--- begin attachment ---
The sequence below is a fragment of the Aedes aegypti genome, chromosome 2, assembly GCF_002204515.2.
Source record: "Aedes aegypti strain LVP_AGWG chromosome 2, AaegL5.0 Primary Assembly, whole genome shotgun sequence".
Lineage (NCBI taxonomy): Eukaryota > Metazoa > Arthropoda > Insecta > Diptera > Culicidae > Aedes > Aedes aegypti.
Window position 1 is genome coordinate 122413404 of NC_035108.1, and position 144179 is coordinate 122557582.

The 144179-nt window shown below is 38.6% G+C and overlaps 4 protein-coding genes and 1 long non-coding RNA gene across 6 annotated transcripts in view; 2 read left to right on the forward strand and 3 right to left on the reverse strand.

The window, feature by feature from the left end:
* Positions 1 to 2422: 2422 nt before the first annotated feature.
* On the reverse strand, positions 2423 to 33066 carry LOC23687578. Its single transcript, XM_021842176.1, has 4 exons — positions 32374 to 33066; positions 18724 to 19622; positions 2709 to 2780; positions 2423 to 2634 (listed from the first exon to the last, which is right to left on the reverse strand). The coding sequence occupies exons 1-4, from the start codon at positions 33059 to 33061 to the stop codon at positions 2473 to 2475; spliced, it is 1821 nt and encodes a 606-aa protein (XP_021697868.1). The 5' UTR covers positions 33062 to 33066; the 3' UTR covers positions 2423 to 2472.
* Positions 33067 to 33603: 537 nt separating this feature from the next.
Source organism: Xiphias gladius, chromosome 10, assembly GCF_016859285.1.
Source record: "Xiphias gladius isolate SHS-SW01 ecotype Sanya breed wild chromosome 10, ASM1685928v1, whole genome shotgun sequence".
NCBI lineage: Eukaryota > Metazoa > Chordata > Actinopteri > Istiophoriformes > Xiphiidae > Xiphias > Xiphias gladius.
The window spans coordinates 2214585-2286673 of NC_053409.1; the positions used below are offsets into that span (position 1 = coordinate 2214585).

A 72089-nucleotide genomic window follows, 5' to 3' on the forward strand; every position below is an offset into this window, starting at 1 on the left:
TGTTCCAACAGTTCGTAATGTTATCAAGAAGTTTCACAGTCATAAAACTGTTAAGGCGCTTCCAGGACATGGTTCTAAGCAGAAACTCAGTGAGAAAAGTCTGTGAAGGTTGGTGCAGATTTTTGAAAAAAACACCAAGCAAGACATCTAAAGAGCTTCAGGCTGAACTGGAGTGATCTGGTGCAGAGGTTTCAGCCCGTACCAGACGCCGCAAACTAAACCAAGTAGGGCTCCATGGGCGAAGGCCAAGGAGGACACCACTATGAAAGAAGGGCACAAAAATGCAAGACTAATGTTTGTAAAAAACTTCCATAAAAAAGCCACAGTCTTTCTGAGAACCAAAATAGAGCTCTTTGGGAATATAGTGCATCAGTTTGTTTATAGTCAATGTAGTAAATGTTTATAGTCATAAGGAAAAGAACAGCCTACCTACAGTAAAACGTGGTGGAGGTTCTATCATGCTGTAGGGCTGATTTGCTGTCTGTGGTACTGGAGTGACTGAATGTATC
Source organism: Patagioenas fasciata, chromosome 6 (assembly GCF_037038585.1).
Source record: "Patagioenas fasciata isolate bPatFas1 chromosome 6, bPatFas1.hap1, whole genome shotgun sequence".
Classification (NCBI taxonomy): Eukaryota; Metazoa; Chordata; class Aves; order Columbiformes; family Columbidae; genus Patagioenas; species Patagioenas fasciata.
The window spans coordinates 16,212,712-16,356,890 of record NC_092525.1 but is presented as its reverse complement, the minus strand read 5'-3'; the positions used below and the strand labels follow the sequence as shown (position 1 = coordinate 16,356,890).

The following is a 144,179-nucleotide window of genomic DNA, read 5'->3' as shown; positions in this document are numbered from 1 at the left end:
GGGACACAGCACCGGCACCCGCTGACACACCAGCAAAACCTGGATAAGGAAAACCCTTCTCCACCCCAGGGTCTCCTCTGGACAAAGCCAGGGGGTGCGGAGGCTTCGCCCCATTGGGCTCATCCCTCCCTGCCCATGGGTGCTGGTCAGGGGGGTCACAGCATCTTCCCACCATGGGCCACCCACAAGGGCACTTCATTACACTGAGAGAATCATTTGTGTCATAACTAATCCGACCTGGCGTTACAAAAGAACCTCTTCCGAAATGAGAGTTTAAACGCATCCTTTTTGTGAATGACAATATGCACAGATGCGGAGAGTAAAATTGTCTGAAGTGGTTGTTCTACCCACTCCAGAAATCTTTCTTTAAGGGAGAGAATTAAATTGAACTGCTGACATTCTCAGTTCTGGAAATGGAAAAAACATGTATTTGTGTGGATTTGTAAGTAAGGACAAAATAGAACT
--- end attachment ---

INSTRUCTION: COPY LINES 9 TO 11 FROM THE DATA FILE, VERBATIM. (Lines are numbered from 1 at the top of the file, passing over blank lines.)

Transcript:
* Positions 33067 to 33603: 537 nt separating this feature from the next.
Source organism: Xiphias gladius, chromosome 10, assembly GCF_016859285.1.
Source record: "Xiphias gladius isolate SHS-SW01 ecotype Sanya breed wild chromosome 10, ASM1685928v1, whole genome shotgun sequence".